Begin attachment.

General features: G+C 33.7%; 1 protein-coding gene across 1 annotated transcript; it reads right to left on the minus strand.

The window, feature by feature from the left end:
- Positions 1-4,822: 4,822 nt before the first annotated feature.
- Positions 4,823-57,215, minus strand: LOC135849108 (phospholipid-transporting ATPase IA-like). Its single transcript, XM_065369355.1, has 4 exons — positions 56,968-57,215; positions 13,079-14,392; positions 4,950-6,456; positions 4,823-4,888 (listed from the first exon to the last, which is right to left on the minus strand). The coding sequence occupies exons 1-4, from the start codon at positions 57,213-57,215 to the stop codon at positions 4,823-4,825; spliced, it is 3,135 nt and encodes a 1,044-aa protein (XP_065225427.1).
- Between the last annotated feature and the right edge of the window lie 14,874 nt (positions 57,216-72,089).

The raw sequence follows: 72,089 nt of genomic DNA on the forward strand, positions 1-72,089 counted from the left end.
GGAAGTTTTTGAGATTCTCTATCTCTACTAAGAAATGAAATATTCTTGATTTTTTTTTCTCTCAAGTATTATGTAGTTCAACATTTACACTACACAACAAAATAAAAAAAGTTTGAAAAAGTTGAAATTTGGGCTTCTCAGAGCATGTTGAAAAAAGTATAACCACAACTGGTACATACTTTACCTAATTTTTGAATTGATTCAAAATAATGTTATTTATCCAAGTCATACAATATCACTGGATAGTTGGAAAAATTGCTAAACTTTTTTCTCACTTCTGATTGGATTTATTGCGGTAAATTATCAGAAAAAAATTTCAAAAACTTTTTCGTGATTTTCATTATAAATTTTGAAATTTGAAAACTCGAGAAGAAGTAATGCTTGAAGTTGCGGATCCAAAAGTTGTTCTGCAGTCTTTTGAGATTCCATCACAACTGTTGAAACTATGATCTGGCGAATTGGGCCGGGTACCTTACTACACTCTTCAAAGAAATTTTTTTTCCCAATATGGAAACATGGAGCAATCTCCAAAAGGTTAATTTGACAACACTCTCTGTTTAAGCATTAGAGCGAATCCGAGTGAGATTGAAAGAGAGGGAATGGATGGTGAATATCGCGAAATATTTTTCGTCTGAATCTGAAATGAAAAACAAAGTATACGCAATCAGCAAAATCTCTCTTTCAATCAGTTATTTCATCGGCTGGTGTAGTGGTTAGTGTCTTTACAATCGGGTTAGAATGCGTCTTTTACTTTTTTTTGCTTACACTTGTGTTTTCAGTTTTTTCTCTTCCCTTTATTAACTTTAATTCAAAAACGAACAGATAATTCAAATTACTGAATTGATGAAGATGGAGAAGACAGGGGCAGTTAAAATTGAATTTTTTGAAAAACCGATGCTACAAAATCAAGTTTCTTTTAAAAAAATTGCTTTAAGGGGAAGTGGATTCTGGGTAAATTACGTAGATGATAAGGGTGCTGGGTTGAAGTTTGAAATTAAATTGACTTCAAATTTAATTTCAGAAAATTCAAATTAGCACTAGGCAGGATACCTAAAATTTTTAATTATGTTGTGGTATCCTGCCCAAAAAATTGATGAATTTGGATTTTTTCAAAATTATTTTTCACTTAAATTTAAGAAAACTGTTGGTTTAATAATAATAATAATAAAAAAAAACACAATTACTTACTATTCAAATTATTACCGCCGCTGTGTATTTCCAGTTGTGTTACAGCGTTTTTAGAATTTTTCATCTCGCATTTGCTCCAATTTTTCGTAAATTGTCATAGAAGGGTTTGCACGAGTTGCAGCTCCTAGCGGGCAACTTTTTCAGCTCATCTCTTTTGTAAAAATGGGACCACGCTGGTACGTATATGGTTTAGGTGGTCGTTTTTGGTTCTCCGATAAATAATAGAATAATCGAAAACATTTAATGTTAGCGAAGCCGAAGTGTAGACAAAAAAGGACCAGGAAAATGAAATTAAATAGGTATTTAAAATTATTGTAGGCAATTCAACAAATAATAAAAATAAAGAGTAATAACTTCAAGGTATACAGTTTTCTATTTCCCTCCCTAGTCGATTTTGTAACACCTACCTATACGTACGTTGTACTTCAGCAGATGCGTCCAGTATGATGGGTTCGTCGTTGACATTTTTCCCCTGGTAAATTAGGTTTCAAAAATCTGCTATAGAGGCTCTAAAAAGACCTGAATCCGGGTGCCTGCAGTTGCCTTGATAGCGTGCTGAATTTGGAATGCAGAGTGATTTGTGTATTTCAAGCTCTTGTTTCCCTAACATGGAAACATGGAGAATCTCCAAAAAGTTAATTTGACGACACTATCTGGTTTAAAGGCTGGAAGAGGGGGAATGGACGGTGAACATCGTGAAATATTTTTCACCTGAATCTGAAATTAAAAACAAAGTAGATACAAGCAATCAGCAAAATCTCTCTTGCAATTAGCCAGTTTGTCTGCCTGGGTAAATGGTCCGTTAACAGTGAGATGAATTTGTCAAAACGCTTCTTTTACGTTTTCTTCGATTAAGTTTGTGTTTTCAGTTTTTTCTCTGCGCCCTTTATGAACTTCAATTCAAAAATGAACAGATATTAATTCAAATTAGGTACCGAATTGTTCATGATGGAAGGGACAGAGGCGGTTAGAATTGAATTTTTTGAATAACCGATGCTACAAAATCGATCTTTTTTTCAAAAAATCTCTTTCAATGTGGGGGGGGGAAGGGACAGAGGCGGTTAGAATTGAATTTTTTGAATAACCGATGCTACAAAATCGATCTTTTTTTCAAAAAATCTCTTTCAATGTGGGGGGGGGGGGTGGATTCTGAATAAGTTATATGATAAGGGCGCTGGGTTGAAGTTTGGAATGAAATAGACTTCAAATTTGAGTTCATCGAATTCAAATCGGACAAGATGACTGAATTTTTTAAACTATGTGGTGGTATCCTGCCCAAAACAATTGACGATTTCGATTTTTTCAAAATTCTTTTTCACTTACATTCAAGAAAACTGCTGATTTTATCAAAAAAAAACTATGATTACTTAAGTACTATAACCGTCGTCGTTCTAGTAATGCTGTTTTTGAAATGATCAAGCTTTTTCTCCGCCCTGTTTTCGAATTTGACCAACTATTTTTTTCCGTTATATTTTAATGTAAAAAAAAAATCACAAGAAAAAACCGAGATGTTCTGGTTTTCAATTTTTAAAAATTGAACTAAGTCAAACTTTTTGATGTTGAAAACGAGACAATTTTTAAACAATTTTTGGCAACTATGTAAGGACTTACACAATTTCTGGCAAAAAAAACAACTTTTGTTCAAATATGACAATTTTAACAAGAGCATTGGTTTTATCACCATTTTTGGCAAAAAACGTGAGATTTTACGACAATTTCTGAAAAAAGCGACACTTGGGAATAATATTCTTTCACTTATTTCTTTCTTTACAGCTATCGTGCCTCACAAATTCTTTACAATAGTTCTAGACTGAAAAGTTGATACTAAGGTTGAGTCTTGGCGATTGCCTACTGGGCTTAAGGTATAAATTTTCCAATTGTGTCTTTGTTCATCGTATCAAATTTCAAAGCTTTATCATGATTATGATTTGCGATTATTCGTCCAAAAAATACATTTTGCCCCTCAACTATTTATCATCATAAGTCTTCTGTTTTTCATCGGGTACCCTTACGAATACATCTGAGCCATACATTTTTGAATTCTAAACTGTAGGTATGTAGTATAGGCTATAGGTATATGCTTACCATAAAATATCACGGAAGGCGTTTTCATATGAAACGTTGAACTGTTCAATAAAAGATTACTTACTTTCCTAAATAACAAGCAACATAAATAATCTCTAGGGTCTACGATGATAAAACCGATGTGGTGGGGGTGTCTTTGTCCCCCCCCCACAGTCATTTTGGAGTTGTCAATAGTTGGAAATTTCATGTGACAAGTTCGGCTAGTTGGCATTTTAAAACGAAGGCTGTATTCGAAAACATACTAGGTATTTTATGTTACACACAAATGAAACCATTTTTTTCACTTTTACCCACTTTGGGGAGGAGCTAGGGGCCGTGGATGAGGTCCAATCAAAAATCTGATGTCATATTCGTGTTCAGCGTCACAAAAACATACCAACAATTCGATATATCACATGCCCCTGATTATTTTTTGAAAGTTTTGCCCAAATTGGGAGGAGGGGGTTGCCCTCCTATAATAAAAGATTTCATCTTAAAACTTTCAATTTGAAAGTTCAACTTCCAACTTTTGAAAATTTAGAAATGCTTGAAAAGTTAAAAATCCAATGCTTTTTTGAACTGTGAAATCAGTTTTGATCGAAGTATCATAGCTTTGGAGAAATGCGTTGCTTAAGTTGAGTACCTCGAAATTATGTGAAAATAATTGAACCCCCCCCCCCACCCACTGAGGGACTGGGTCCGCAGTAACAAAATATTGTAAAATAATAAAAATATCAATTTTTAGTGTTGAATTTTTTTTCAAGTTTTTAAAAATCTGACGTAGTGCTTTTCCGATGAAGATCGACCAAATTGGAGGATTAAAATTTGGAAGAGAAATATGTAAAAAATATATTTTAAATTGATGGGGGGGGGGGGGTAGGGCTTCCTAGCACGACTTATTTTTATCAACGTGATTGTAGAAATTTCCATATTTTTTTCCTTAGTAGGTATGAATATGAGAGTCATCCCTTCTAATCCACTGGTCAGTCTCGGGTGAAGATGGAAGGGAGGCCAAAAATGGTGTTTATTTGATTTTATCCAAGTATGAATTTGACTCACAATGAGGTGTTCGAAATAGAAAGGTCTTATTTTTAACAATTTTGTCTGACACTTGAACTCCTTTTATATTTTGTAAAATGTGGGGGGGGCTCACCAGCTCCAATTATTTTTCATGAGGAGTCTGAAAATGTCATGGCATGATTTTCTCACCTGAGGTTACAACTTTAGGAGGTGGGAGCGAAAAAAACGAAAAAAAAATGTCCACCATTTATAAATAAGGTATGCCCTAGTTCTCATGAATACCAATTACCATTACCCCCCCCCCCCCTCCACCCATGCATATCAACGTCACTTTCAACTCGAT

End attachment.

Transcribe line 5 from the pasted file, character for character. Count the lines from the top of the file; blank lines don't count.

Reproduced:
- Between the last annotated feature and the right edge of the window lie 14,874 nt (positions 57,216-72,089).